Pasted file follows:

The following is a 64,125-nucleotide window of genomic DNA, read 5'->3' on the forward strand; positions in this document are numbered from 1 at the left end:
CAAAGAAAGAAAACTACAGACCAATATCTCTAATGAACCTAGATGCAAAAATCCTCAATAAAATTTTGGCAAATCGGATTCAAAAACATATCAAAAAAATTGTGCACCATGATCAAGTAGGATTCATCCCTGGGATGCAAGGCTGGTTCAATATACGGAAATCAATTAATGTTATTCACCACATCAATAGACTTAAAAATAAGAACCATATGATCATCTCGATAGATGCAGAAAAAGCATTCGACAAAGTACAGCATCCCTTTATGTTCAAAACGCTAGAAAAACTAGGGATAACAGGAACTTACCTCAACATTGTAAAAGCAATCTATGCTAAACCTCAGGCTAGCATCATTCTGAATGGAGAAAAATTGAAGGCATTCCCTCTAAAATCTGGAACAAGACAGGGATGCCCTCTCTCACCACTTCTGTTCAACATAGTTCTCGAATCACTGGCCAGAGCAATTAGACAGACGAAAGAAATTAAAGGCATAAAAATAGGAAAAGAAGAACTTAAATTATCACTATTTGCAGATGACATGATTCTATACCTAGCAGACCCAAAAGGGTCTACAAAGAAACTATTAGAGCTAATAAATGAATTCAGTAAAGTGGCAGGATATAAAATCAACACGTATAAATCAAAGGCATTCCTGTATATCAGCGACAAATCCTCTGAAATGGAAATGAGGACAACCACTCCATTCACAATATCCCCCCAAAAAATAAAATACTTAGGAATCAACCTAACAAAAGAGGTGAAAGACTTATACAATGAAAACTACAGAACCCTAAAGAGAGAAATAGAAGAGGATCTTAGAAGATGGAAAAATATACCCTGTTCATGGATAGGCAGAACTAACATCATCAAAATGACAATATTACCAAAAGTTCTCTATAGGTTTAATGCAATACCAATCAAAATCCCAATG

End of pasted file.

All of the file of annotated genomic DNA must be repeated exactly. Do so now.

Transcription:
The following is a 64,125-nucleotide window of genomic DNA, read 5'->3' on the forward strand; positions in this document are numbered from 1 at the left end:
CAAAGAAAGAAAACTACAGACCAATATCTCTAATGAACCTAGATGCAAAAATCCTCAATAAAATTTTGGCAAATCGGATTCAAAAACATATCAAAAAAATTGTGCACCATGATCAAGTAGGATTCATCCCTGGGATGCAAGGCTGGTTCAATATACGGAAATCAATTAATGTTATTCACCACATCAATAGACTTAAAAATAAGAACCATATGATCATCTCGATAGATGCAGAAAAAGCATTCGACAAAGTACAGCATCCCTTTATGTTCAAAACGCTAGAAAAACTAGGGATAACAGGAACTTACCTCAACATTGTAAAAGCAATCTATGCTAAACCTCAGGCTAGCATCATTCTGAATGGAGAAAAATTGAAGGCATTCCCTCTAAAATCTGGAACAAGACAGGGATGCCCTCTCTCACCACTTCTGTTCAACATAGTTCTCGAATCACTGGCCAGAGCAATTAGACAGACGAAAGAAATTAAAGGCATAAAAATAGGAAAAGAAGAACTTAAATTATCACTATTTGCAGATGACATGATTCTATACCTAGCAGACCCAAAAGGGTCTACAAAGAAACTATTAGAGCTAATAAATGAATTCAGTAAAGTGGCAGGATATAAAATCAACACGTATAAATCAAAGGCATTCCTGTATATCAGCGACAAATCCTCTGAAATGGAAATGAGGACAACCACTCCATTCACAATATCCCCCCAAAAAATAAAATACTTAGGAATCAACCTAACAAAAGAGGTGAAAGACTTATACAATGAAAACTACAGAACCCTAAAGAGAGAAATAGAAGAGGATCTTAGAAGATGGAAAAATATACCCTGTTCATGGATAGGCAGAACTAACATCATCAAAATGACAATATTACCAAAAGTTCTCTATAGGTTTAATGCAATACCAATCAAAATCCCAATG